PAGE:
What is threonine? Learn about the functions of threonine, the health benefits of this essential amino acid and where to find it, with information on the foods richest in threonine..
Unlike other essential amino acids such as tryptophan, phenylalanine or methionine, the truth is that threonine is one of those amino acids considered essential that are not as well known or popular as those named above.
Just as we must pay attention that the daily diet provides our body with adequate and recommended amounts of vitamins, minerals, antioxidants and fibers, amino acids are also of equal importance.
But we must differentiate the essential amino acids of non – essential amino acids, as essential are those that our body cannot produce and synthesize by itself, so we can only obtain them through diet.
What is threonine?
Threonine is an essential amino acid that works in conjunction with methionine and aspartic acid; that is, it acts in conjunction with both an essential amino acid and a non-essential amino acid.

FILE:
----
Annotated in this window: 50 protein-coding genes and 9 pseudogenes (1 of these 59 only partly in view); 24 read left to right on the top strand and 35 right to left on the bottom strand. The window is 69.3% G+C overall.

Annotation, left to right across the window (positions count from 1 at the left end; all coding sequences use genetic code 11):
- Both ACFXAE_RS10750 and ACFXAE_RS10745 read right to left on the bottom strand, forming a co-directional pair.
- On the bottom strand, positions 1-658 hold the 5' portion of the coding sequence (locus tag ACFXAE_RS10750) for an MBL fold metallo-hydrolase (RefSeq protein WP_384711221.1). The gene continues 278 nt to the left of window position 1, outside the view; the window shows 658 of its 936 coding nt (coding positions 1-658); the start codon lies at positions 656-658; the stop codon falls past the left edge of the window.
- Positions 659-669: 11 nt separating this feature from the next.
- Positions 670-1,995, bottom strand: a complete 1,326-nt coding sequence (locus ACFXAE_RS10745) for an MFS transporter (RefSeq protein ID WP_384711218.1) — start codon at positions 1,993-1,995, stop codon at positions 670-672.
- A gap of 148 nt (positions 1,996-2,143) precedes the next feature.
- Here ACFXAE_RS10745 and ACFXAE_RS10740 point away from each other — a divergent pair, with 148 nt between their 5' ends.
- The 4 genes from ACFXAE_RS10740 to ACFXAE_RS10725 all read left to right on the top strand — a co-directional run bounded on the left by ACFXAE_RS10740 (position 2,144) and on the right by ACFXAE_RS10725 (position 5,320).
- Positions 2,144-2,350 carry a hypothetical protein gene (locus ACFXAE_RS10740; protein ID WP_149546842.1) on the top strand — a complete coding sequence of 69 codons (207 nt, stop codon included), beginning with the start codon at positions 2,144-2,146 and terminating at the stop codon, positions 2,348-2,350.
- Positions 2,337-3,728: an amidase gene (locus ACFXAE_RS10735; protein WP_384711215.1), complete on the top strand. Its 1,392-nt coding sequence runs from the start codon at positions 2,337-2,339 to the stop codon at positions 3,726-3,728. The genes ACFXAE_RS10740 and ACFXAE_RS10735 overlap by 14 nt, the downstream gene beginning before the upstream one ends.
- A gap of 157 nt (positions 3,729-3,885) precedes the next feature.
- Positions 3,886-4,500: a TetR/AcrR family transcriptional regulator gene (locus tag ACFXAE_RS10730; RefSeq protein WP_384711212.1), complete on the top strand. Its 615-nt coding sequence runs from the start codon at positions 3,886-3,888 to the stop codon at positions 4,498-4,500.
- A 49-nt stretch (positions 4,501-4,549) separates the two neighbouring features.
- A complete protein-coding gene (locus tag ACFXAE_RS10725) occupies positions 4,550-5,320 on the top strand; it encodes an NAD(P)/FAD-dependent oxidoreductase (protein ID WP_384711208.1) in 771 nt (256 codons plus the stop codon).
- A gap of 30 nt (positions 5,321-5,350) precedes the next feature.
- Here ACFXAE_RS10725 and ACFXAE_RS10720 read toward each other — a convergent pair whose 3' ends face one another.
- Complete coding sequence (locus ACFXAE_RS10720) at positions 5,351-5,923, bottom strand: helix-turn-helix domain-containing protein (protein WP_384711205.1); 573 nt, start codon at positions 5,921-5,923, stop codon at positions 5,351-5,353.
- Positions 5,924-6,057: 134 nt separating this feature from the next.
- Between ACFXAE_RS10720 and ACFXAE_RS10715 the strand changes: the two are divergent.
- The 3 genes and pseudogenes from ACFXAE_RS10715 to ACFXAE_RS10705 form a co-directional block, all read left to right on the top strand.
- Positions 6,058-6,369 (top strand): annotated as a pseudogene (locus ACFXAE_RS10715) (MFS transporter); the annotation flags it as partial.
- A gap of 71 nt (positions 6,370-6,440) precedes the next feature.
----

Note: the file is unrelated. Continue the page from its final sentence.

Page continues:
Its main task, as we will see below, is to metabolize those fats that are deposited in certain organs, such as the liver.
- It works together with methionine and aspartic acid.
- It metabolizes the fats that are deposited in certain organs.
- Important for the formation of tooth enamel, collagen and elastin.
- Helps maintain the proper amount of protein in the body.
Health benefits of threonine
As we have previously highlighted due to the different functions that threonine fulfills in the body, we are faced with an essential amino acid fundamental for the correct metabolization of fats in certain organs, especially in the liver, in addition to preventing their accumulation (a disorder that called fatty liver). This function is fulfilled jointly with two other amino acids: methionine and aspartic acid.
It is also essential in the formation of tooth enamel, elastin and collagen, and helps maintain the adequate amount of protein in the body.
Where to find threonine?
Here are the foods richest in threonine:
- Food of animal origin: milk and other dairy products, eggs, meat and fish.
- Plant-based foods: cereals, legumes, vegetables, fruits, seeds (highlighting pumpkin, sesame and sunflower seeds) and nuts.